A century ago, Beaumont translated the riches of the Spindletop oil deposits to become the second-largest refinery in the nation. Today, Beaumont is quickly growing again, but in manufacturing. Employment in machinery manufacturing and electrical equipment manufacturing grew 53 and 45 percent, respectively, between 2010 and 2017, according to a Federal Reserve Bank of Dallas special report. The city’s largest employers include ENGlobal Corp., ExxonMobil, Goodyear Tire & Rubber, Motiva Enterprises and Valero Refining Group. Beaumont’s manufacturing output per capita in 2018 was $36,000, according to AdvisorSmith.

Savannah, Georgia

Manufacturing comprised nearly a quarter of the Savannah area’s economic output in 2017, according to the Savannah Chamber of Commerce. In real terms, that translates to slightly more than 22,000 people working at 346 plants. Growth in manufacturing employment held steady in 2017, 2018, and into 2019. One major employer, Gulfstream Aerospace, employs 11,000 workers for production, maintenance, engineering, research, and development. Another Savannah firm, JCB, has about 600 workers who build light capability, rough terrain forklifts for the Department of Defense. All told, Savannah is responsible for about $2.3 billion in manufacturing exports.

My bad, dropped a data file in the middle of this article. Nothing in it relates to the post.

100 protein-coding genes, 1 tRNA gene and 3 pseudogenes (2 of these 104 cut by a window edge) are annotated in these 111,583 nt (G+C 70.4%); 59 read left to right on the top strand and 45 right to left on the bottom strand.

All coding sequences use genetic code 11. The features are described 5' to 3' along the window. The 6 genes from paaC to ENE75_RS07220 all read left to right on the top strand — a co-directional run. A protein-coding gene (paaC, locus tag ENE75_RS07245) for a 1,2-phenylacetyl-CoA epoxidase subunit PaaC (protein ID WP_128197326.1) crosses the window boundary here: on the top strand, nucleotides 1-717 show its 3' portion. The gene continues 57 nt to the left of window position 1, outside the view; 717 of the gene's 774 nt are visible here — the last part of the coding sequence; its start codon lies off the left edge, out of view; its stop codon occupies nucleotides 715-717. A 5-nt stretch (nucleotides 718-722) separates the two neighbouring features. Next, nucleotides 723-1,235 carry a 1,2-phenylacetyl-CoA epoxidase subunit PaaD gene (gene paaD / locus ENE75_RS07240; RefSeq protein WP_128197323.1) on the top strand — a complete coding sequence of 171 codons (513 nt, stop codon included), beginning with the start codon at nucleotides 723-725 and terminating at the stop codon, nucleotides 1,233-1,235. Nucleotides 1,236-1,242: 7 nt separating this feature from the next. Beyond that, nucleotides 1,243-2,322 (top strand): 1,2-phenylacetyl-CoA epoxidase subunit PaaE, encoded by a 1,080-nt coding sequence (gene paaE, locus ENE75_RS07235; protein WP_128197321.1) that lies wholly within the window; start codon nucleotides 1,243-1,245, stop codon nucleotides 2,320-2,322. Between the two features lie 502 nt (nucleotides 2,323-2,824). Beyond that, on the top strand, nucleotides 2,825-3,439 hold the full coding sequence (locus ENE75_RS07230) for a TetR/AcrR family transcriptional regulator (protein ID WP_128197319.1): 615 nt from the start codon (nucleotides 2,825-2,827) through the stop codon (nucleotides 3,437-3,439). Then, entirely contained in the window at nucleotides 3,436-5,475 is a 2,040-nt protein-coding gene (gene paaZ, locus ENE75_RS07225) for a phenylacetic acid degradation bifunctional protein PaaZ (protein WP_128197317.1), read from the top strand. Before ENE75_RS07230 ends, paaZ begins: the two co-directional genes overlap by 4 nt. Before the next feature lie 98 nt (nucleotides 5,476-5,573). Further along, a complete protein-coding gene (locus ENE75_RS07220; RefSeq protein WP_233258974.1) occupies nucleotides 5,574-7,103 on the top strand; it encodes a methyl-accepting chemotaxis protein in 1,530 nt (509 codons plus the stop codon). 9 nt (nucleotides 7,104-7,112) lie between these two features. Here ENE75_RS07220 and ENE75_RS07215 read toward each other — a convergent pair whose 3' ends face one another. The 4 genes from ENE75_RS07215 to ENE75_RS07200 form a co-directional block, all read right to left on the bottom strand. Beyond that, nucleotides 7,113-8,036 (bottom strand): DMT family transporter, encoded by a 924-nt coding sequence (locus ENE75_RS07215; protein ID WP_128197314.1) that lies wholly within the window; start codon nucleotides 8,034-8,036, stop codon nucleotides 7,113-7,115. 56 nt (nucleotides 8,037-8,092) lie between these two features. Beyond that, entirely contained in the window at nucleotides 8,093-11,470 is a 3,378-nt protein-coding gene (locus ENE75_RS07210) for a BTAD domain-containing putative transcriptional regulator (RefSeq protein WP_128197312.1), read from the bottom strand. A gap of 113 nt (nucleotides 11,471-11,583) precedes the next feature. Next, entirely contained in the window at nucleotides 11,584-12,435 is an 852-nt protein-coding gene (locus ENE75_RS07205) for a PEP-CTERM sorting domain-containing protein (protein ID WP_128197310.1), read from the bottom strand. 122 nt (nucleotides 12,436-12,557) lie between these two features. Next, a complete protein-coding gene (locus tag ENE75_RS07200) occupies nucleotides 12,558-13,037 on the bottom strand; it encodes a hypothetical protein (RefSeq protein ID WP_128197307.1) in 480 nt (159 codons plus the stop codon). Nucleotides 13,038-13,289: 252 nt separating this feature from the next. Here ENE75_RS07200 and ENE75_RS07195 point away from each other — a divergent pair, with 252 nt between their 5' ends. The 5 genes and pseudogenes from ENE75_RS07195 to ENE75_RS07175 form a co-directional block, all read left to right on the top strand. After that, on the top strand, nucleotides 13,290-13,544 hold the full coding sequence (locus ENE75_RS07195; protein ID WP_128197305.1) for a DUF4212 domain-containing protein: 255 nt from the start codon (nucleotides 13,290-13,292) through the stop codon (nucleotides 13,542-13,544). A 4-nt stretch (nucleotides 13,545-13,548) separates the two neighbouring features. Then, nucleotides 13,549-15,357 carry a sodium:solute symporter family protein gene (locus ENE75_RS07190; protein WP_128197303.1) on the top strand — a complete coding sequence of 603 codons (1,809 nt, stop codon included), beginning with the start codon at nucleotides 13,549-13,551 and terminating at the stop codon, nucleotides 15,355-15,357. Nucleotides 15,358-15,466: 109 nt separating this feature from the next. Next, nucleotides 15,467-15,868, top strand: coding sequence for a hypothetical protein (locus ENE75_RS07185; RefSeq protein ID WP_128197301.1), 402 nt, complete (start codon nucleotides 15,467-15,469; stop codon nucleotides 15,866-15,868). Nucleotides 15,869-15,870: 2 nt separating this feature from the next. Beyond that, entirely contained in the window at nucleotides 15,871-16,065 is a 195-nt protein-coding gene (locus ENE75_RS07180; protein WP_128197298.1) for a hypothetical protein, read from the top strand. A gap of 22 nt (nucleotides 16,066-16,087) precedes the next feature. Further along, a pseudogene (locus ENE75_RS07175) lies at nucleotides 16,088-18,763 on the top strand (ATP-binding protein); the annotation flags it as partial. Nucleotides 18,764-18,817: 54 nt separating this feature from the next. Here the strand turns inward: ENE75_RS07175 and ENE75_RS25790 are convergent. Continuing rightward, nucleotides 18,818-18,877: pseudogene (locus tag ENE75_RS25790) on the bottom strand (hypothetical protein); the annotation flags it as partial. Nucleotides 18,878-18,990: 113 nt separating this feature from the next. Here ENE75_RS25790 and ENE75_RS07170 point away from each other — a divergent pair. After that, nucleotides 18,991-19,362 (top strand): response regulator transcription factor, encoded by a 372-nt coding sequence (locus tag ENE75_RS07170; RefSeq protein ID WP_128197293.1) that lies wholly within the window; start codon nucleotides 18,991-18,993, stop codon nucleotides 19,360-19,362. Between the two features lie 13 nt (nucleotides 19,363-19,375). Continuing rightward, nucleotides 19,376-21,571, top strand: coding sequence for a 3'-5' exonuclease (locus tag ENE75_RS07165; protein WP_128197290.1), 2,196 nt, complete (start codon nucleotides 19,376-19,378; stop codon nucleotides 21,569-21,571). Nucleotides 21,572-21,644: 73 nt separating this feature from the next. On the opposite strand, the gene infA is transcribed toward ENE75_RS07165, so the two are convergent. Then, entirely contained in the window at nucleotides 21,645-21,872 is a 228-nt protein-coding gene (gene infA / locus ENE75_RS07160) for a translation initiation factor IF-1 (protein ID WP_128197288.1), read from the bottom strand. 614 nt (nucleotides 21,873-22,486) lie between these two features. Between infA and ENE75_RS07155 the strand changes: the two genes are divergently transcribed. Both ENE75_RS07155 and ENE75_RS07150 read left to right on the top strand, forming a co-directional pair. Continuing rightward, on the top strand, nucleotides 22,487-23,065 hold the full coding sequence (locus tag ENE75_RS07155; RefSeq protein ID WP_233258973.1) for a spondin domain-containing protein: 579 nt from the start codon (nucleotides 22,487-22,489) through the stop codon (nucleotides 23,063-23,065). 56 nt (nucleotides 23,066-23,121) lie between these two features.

Yuma, Arizona

In 2018, AQST Space Systems Group, which provides strategic planning to space and defense industry in satellites, space systems, artificial intelligence, and robotic, was looking to move its secured manufacturing operation out of Puerto Rico. The company ended up choosing Yuma because of its friendly business environment, infrastructure, turnkey facilities, and support, according to the city of Yuma. This makes sense, given that the city’s manufacturing employment growth rate was second in the nation from 2014 to 2018, according to AdvisorSmith, and 10th in the U.S. in terms of manufacturing output growth.

Palm Bay, Florida

Defense and semiconductors are big business in Palm Bay—so big that the manufacturing industry is growing faster there than in any other Florida city, according to Space Coast Daily. The 2018 AdvisorSmith study reported that manufacturing output per capita in Palm Bay was $7,494, which was about $450 higher than the national average. The Palm Bay Chamber of Commerce says more than 500 manufacturers call Palm Bay and surrounding Brevard County home, including Patriot Fire Defense, Technolink, Inmarsat, and Advanced Magnet Lab. The chamber also boasts that its Made in Brevard program, which highlights the work of local manufacturers, helps encourage further investment.

Bremerton, Washington